Here are Ilya Somin‘s interesting observations on my recent bleg, reprinted with his permission.


David Bernstein probably knows more about this than I do. But here are a few examples:

1. Moorfield Storey, one of the early leaders of the NAACP and a big player in Supreme COurt victories such as Buchanan v. Warley, was a libertarian:

2. Milton Friedman briefly denounced Jim Crow in Capitalism and Freedom and argued that school choice could help undermine it (108-18).

Despite these examples, and a few others like them (e.g. – Ayn Rand’s denunciation of racism), I think it’s fair to say most libertarians of this era did not give Jim Crow the attention it deserved, and a few were even on the wrong side of the issue on states’ rights grounds. It’s noteworthy that Hayek and von Mises almost completely ignored the issue, so far as I know, though that may be a result of their unfamiliarity with US racial issues.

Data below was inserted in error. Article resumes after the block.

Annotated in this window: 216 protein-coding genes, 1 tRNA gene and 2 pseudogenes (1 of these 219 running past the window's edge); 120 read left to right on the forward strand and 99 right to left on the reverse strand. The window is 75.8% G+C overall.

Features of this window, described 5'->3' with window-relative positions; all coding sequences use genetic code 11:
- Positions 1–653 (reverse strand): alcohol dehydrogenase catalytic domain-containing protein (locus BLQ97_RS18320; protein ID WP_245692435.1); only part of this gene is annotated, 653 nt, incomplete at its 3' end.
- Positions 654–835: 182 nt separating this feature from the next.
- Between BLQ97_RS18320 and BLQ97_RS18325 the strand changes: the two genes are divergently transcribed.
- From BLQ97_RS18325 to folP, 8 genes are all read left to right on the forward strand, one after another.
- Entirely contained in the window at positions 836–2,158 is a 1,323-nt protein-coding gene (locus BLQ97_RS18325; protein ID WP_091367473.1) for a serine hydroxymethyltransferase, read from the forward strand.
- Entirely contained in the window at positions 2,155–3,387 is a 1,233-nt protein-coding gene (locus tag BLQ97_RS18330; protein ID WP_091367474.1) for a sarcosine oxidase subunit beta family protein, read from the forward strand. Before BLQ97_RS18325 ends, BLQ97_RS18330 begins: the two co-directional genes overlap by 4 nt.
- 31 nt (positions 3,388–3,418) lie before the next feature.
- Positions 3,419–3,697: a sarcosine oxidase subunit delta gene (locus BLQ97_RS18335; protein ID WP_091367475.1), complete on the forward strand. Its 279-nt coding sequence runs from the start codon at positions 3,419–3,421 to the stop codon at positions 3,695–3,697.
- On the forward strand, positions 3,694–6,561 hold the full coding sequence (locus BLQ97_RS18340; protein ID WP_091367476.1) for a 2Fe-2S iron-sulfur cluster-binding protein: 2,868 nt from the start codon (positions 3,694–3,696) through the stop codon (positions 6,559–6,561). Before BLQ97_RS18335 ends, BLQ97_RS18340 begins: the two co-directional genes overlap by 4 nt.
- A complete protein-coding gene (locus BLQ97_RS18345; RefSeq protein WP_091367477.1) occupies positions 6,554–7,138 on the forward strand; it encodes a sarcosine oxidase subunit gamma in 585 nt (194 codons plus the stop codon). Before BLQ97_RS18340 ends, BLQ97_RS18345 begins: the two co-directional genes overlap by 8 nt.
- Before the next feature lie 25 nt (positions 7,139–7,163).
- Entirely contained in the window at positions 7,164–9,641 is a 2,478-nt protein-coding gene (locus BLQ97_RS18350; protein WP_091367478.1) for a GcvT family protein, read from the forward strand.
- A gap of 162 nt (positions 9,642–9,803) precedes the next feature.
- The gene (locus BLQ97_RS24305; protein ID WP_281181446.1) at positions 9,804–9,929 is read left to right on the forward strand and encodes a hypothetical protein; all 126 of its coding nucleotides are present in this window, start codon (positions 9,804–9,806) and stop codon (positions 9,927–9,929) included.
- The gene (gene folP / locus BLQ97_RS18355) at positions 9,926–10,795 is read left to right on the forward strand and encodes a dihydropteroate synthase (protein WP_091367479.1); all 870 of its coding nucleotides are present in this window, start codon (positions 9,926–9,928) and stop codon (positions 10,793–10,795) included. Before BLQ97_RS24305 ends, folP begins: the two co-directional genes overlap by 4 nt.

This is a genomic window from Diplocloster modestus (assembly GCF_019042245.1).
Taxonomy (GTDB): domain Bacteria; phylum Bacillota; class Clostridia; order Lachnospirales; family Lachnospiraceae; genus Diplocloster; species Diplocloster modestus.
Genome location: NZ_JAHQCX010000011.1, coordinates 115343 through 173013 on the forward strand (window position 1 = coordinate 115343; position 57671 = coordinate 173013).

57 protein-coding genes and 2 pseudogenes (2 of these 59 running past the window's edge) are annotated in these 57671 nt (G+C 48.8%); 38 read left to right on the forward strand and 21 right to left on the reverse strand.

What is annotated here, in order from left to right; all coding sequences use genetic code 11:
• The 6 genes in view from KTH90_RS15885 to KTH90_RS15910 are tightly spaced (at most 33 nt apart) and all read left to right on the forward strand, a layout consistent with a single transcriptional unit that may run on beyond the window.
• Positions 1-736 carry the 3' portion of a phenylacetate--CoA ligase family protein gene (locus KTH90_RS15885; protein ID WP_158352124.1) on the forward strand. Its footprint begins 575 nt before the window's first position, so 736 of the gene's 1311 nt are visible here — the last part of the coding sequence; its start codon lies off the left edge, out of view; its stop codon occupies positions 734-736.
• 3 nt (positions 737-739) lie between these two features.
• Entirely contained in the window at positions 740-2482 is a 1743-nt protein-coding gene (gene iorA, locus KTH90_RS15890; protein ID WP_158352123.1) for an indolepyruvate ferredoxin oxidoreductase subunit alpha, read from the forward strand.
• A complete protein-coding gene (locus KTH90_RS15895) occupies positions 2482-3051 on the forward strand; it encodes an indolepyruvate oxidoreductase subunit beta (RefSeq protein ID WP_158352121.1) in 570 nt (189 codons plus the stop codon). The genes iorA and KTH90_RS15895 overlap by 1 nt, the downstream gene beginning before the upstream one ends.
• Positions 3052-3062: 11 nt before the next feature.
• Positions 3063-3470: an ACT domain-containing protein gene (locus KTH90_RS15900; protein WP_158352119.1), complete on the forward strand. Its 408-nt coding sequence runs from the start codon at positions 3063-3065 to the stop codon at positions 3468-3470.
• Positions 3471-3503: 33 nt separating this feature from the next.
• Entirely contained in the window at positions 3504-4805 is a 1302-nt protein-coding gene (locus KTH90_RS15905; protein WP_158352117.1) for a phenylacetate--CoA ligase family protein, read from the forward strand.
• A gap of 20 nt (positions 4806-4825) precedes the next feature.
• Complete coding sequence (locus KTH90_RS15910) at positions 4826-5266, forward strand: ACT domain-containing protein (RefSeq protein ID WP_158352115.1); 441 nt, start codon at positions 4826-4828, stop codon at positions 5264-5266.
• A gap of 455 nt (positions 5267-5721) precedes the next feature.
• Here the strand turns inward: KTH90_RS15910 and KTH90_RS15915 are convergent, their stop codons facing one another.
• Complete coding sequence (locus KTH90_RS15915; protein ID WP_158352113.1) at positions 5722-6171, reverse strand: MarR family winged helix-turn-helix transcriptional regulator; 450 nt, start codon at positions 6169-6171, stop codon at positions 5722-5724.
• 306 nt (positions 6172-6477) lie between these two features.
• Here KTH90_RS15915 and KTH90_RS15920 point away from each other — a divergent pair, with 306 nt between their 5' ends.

BTW, I blogged about this issue here:

And here:

One other person you may want to note is South African libertarian economist W.H. Hutt, who was in the US during much of the 1960s, I think, and wrote against racially discriminatory laws in both the US and South Africa (though more the latter, I think, publishing his classic book on the Economics of the Colour Bar in the early 1960s (I think 1964). Here’s a link to it: